Apple has big plans for the augmented reality market... it's just that those plans won't actually solidify in actual reality until at least 2022 according to a new report from The Information.
The new report says that Apple plans to release its first AR headset in 2022, which the iPhone giant will then follow-up with a pair of AR glasses the next year in 2023. There are some analysts and other reports that suggest 2020-2021 for the new AR products, but The Information is firm on 2022-2023.
Apple's mysterious AR headset is reportedly codenamed N301, and is meant to be similar to the Oculus Quest but slimmer. Apple's purported N301 headset has both AR and VR abilities, packs external cameras that capture users' surroundings, and a high-res display that shows information and virtual objects overlay the real-world.
Apple will reportedly begin pushing its developers to build software and apps for its AR glasses in 2021, and after the AR headset is in users' hands -- or, well, on their heads -- then Apple will unveil its smaller AR glasses in 2023.
The larger AR headset will be made to wear for shorter periods of time, whereas the smaller Apple AR glasses will be made for longer use. The Information reports that someone who has seen an Apple AR glasses prototype described them as "high-priced sunglasses with thick frames that house the battery and chips".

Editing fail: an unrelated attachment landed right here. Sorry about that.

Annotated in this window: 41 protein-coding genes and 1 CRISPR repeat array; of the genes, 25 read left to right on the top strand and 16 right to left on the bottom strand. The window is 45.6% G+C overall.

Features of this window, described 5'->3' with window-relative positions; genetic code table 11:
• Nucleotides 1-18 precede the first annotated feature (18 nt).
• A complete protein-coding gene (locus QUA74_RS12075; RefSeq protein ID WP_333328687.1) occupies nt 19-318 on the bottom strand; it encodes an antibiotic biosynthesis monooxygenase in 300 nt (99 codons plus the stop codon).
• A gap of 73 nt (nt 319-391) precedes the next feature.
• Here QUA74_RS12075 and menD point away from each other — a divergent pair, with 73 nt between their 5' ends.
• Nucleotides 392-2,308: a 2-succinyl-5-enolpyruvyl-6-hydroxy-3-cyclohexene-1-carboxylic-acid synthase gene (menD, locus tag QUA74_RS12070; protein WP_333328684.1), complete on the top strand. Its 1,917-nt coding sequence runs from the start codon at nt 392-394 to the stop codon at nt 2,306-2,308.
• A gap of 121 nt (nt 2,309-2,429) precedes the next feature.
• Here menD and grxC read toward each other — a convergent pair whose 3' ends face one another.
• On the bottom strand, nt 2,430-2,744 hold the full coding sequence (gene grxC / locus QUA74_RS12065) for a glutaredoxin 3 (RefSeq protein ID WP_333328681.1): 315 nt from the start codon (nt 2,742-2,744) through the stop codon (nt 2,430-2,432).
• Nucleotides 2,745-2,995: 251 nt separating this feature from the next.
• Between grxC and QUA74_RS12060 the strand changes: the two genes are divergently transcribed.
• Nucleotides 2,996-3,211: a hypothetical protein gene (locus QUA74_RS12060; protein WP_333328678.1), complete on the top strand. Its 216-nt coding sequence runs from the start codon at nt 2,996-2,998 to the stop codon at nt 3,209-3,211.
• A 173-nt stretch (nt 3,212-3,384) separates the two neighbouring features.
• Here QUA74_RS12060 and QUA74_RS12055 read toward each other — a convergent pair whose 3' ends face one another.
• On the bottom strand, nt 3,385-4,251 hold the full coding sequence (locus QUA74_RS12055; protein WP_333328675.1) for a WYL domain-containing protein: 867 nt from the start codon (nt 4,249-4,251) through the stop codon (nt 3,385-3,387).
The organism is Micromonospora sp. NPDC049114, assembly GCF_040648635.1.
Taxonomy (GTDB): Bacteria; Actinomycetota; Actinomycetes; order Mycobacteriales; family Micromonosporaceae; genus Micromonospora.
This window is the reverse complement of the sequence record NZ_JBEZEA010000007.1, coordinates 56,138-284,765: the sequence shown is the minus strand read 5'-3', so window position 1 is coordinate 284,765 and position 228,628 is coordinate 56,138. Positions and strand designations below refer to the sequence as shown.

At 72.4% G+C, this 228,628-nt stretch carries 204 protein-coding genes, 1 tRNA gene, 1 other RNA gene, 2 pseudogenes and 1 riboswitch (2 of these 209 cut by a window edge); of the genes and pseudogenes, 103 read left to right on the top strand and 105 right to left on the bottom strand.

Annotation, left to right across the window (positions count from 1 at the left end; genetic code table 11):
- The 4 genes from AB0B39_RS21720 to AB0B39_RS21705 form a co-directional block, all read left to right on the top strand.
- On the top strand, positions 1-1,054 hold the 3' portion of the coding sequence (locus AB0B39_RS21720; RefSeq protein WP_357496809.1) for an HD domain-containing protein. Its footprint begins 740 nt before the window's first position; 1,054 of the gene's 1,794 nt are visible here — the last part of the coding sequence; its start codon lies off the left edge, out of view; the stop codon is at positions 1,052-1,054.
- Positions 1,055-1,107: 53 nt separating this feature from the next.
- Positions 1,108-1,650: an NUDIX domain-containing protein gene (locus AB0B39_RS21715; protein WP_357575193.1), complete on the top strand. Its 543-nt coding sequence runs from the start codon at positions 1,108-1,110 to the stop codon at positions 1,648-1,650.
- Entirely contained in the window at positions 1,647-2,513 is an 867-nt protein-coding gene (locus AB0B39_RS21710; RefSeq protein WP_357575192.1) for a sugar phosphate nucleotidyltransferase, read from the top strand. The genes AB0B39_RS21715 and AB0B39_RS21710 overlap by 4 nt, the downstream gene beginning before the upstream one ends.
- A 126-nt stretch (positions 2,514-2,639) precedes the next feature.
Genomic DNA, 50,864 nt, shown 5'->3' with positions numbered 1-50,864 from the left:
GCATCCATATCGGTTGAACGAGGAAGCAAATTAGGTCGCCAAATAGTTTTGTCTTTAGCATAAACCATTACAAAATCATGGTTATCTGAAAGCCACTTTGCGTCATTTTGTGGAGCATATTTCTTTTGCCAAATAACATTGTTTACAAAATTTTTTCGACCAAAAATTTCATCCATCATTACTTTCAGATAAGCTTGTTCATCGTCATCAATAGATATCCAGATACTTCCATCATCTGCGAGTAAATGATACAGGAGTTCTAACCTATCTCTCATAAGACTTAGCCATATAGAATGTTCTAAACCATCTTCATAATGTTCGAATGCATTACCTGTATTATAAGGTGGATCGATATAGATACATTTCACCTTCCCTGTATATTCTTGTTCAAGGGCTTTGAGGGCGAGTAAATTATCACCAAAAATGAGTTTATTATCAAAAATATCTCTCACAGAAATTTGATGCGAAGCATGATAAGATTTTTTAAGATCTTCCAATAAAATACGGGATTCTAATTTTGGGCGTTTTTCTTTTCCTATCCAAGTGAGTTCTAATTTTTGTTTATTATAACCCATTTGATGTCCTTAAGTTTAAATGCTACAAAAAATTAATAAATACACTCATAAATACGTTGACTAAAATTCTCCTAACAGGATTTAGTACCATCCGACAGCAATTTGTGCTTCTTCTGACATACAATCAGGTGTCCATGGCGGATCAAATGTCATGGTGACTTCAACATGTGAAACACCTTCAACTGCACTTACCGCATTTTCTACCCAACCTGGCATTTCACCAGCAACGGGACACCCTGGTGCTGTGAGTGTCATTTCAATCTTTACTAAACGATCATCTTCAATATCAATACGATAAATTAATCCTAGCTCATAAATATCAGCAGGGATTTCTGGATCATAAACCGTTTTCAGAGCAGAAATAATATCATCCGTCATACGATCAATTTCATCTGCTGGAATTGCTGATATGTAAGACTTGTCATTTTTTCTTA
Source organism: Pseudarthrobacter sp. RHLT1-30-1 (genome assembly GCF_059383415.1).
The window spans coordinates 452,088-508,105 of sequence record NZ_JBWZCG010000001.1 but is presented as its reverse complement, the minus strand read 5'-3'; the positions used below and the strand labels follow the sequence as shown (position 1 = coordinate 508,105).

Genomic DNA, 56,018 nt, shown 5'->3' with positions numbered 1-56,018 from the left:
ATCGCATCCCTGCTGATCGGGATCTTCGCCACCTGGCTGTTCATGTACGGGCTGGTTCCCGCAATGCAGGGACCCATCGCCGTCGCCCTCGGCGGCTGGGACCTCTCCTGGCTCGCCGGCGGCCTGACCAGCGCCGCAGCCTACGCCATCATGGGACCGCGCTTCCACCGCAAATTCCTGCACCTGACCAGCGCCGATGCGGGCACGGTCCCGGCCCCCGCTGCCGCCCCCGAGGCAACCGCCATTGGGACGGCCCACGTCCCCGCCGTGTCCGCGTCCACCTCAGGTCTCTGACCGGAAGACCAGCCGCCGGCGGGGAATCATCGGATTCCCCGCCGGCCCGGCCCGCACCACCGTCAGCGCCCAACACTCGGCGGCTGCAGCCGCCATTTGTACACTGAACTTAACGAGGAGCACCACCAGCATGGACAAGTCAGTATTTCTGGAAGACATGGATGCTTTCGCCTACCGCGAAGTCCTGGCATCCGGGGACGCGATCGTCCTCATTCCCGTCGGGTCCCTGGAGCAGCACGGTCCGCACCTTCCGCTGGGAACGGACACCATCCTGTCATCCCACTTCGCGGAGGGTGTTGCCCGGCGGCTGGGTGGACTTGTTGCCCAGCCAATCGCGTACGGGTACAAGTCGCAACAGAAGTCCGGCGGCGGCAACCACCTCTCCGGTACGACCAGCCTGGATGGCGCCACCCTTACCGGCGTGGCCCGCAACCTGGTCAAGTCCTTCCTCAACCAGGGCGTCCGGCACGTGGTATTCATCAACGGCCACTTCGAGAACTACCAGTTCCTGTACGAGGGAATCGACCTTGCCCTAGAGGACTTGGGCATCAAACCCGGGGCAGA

Bloomberg joined in on the Apple AR shenanigans, adding that Apple has since delayed the production of its AR products from 2020 to a later launch time frame. Bloomberg's Mark Gurman added that Apple's new AR/VR combined headset would "focus on gaming, watching video and virtual meetings".
Apple is reportedly building a new OS for the AR hardware, something that the company is reportedly calling internally "rOS", according to Bloomberg. Apple has reportedly got around 1000 engineers working on the AR and VR initiative right now, with its leadership packed with executives who have worked on Apple's gaming software system, early iPhone hardware, software engineering and manufacturing.
The team is also stacked with ex-NASA engineers, ex-game developers and graphics experts.
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